Facing the Reality of Your Workers' Compensation Case

After being injured in the workplace it is only natural that the injured party may not feel like dealing with a lot of paperwork, and talking to their employer. They may fear being punished because of the accident, and worry about having to miss work because they are injured. And later, once they are receiving benefits it might seem tempting to just sit back and let the benefits come in. However, if you have been injured in the workplace and file a worker’s compensation claim there are things you are still responsible for, things that must be done, and of which you should be aware.

See A Doctor Right Away

If you are ever injured at work it is important to see a doctor as soon as possible, even if you do not think the injury was that serious. There are many injuries that will not hinder your ability to work immediately but a few weeks or even years later can start causing serious problems. The doctor will be able to assess the damage, tell you if there is any need to worry, and later, when you file your claim, the doctor will be able to help support your claim that you were injured at work.

File All Paperwork On Time

When you are filing your claim it is very important that you turn in every paper on time and to the right office or person. There is nobody else who is going to claim responsibility for making sure you get your claim, so it is your own responsibility to make sure everything gets taken care of. After you receive your claim, you will still be expected to turn in reports and other papers, and these too must be filed on time.

Keep Seeing The Doctor

After you file your worker’s compensation claim you will be ask to see another doctor, for a second opinion on your case, and then another to supervise your recovery. It is very important that you attend these and any other appointments scheduled for you. If you fail to make it to even a single medical appointment, this absence can result in your employers insurance company claiming that you are medically non-compliant, which can result in your benefits being revoked. If that happens you will be expected to resume your work duties regardless of injuries or to file an appeal with your states worker’s compensation board.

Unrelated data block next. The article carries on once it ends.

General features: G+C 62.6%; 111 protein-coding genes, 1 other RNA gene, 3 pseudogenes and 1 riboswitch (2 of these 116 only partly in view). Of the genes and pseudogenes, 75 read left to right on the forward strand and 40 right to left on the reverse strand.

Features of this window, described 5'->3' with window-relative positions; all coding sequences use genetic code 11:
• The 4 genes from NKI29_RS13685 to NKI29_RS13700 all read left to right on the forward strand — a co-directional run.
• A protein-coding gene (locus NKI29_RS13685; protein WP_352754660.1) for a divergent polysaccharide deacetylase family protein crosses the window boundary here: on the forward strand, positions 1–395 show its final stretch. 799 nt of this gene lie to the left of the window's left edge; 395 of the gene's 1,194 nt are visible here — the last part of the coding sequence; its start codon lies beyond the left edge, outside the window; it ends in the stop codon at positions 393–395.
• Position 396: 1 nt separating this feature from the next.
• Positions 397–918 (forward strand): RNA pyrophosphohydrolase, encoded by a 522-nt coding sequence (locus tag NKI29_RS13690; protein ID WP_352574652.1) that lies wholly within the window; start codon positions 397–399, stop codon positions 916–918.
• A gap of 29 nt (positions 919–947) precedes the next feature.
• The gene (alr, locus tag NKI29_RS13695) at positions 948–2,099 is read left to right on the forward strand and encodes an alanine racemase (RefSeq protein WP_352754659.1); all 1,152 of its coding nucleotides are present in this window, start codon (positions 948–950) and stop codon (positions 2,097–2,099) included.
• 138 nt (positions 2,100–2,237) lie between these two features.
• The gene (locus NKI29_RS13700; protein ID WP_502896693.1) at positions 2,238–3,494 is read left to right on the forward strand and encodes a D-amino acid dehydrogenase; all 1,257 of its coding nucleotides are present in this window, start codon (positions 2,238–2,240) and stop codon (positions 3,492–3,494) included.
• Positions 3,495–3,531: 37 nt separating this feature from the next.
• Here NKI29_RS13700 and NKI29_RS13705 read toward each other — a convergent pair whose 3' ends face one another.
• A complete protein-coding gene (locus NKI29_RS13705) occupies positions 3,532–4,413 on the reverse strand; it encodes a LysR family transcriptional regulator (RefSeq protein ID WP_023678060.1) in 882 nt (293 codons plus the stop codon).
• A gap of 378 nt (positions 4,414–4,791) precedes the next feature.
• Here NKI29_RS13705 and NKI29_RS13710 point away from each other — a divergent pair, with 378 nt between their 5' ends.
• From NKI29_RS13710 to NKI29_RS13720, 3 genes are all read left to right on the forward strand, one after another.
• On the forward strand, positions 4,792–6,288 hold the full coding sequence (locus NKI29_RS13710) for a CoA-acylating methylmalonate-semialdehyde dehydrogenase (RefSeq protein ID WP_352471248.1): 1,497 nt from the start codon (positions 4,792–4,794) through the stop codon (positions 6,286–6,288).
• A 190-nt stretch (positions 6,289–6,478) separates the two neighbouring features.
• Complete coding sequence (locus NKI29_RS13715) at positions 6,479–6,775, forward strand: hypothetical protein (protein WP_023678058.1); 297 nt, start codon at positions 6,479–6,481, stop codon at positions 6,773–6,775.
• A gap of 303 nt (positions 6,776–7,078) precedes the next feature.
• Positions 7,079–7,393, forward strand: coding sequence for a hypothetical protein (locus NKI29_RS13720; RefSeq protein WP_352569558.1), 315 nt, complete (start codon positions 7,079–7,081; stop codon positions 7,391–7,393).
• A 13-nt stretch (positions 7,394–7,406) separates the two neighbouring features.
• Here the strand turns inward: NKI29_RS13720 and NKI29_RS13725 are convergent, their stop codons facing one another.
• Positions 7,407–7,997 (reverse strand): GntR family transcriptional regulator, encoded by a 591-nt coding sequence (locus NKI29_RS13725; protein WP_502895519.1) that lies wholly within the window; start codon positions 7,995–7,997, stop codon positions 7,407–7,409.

The Injured Employee Must Follow Every Doctors Order

After you file a claim the doctor who is selected to supervise your medical recovery will most likely assign you physical therapy or other specialist treatment. Regardless of what the treatment is, it is important that you attend as failure to do so can again result in you being declared medically non-compliant, as well as hindering your ability to make a full and speedy recovery.

Physical therapy is assigned to most injured employees by their primary care physician. While it may not seem worth it to an injured employee with something relatively minor like a sprain or a broken limb, the physical therapist will structure a treatment plan which will aid the employee in recover from their injuries and help them to recover use of the injured body parts.

Do Not Get Caught Aggravating You’re Injuries

After being injured it will be tempting to attempt to go back to normal life activities as quickly as possible. It is important, however, that you never do anything that might be construed as aggravating your injuries. Even if you feel fully healed, until your doctor gives you a final clearance to return to work, any physical activities undertaken by you can be used by the insurance company to show that you were not really injured and cause your benefits to be revoked.